For younger children, if you told them about the pregnancy before the loss, you will need to explain that something happened.

Again, be sure to use words they understand. Young children might not understand words like "miscarriage" and might need explanations in simpler terms.

If your children are too young to understand the concept of pregnancy, or if you did not tell your children about the pregnancy, you may choose not to divulge information about the miscarriage.

Remember, though, that children tend to pick up on the emotions of the adults around them, so try to be understanding if your young children act more clingy or upset than usual. They may be picking up on the fact that you feel sad, in which case you may need to give them some sort of explanation.

It's Not Their Fault

If your children are old enough to understand that you are sad, whatever explanation you choose, be sure to emphasize that it is not their fault . Explain that Mommy (or Daddy) is sad because of missing the baby and not because of anything they did, and reassure your children that you love them. Answer any questions your young children have about what happened.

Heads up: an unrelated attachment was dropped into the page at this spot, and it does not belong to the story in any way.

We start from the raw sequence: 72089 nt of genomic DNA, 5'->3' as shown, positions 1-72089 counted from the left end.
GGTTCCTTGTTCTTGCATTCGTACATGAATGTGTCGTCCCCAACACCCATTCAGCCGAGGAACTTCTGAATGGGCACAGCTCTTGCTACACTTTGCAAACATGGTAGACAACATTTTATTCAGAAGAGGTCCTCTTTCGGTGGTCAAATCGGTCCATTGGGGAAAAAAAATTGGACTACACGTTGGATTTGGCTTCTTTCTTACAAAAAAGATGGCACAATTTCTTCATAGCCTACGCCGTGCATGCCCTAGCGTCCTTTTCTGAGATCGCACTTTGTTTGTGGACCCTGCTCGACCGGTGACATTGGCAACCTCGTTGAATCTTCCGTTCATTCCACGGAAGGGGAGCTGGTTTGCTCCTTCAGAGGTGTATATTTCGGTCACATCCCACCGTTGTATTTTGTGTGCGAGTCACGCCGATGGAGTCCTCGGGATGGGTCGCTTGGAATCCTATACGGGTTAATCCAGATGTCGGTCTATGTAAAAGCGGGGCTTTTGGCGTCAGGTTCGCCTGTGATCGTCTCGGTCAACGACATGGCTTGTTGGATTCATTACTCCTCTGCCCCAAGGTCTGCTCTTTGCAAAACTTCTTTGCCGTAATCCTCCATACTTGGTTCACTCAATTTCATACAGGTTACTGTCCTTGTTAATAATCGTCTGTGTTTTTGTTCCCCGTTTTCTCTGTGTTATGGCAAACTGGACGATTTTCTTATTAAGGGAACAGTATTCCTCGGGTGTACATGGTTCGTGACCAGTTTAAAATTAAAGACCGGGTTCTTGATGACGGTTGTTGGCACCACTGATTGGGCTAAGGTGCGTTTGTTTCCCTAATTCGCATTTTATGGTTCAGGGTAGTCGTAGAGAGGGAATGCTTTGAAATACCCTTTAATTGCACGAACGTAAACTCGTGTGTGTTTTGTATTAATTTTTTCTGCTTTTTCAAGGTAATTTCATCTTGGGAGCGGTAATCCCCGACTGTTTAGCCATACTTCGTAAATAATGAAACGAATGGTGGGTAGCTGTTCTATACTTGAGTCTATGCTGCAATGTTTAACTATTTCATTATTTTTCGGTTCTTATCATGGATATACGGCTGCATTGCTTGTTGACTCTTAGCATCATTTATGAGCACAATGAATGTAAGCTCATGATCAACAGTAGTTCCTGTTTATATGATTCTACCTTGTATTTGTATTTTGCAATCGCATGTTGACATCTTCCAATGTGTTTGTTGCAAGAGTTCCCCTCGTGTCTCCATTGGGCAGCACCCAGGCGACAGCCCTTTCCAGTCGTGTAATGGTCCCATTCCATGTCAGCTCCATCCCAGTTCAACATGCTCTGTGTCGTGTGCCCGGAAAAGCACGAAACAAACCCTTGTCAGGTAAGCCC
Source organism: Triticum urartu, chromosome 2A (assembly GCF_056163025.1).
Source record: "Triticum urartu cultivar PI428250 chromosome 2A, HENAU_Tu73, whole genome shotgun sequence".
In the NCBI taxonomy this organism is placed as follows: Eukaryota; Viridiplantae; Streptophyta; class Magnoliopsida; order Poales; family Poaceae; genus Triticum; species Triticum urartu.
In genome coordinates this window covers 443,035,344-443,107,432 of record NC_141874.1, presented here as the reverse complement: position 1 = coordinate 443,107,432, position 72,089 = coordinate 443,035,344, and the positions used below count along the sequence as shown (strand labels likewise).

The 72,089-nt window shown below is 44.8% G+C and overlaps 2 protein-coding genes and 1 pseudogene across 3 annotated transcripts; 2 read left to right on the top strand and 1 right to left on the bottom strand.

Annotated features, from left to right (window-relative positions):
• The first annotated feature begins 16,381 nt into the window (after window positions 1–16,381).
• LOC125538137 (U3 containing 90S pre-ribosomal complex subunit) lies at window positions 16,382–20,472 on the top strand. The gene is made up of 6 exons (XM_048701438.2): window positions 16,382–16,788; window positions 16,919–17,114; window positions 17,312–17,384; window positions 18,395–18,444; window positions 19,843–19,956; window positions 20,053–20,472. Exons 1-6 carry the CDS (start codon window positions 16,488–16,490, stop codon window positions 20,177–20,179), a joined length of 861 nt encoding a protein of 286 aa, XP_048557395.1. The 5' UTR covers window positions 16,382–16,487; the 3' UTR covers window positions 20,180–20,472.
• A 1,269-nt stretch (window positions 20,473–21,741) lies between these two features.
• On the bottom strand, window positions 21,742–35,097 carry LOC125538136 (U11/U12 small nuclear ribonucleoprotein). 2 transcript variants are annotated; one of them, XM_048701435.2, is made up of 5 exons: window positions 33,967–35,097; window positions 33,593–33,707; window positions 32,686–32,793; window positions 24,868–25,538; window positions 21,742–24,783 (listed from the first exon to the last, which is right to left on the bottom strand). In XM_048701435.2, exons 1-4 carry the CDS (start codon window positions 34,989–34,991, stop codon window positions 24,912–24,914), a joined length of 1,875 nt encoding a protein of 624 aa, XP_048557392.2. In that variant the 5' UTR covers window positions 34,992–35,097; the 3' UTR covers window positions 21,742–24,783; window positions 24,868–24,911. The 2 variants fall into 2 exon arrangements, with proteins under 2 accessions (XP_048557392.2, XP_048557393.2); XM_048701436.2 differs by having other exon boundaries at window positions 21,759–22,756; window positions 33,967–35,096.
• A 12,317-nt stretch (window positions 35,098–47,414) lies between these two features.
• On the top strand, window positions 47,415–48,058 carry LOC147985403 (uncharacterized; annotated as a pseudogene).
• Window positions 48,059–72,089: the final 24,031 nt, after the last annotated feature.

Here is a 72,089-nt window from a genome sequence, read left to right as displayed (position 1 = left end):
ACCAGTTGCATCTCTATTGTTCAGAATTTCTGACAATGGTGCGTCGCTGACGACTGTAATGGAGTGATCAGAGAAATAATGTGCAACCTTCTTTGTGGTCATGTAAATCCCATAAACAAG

In its pamphlet on talking to children about miscarriages, the U.K.-based Miscarriage Association suggests that some parents use the analogy of pregnancy being like planting seeds in a garden—only some go on to grow into full plants. Others simply say that the baby wasn't growing properly or it couldn't stay in Mom's tummy, and leave it at that. Remember that you may not need to go into great detail with young children.

Encourage Family Activity

Regardless of your children's age, consider doing something together as a family to formally say goodbye to the baby.